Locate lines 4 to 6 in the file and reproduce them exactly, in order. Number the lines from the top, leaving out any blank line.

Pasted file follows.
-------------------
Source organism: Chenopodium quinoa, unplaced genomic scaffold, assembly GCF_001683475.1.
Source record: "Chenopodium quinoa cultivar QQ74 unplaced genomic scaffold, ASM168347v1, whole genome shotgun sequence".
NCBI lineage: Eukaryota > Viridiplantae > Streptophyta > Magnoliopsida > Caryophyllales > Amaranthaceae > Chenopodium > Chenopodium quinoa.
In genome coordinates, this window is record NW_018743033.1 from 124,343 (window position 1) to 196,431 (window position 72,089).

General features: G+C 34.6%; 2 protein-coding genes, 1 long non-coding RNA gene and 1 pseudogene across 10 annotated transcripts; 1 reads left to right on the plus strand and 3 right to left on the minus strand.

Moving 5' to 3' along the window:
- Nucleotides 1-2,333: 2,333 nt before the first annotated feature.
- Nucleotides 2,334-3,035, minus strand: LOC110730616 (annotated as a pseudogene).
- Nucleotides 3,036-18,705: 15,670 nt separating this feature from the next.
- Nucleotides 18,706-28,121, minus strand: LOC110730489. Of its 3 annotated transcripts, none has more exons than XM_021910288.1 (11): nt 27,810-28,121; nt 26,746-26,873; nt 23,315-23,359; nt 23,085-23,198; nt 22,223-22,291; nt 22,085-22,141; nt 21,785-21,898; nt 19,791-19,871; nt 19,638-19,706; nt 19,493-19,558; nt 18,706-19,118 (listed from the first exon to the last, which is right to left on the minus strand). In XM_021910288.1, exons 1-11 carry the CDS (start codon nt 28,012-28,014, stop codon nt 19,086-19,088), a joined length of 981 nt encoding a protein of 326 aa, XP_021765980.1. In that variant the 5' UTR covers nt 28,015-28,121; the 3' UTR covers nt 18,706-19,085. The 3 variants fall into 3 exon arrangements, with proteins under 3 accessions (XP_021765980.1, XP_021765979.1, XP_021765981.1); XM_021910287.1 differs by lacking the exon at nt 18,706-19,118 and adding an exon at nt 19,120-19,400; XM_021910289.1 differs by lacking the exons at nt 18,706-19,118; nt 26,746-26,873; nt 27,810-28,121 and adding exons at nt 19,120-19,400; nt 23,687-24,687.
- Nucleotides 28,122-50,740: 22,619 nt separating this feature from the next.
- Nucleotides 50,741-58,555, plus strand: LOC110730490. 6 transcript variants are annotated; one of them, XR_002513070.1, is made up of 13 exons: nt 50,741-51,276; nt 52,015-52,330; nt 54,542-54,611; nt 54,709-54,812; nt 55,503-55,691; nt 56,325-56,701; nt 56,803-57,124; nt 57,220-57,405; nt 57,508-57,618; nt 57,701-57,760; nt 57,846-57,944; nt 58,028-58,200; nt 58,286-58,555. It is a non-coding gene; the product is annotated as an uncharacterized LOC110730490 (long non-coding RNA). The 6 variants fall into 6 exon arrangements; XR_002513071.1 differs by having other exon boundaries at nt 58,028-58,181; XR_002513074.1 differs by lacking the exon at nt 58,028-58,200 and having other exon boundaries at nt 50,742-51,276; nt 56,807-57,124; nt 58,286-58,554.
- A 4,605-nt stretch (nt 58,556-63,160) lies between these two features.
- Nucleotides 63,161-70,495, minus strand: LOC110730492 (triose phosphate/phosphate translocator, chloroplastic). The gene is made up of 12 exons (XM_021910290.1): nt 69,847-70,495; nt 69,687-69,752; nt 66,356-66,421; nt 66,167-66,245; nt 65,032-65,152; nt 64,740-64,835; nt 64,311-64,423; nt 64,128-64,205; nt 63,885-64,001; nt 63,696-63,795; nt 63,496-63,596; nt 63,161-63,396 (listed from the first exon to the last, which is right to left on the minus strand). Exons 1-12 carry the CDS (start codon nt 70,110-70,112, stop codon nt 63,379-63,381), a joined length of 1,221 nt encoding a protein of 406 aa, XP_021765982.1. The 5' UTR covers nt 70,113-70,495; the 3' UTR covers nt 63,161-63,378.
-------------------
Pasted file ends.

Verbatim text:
In genome coordinates, this window is record NW_018743033.1 from 124,343 (window position 1) to 196,431 (window position 72,089).

General features: G+C 34.6%; 2 protein-coding genes, 1 long non-coding RNA gene and 1 pseudogene across 10 annotated transcripts; 1 reads left to right on the plus strand and 3 right to left on the minus strand.

Moving 5' to 3' along the window: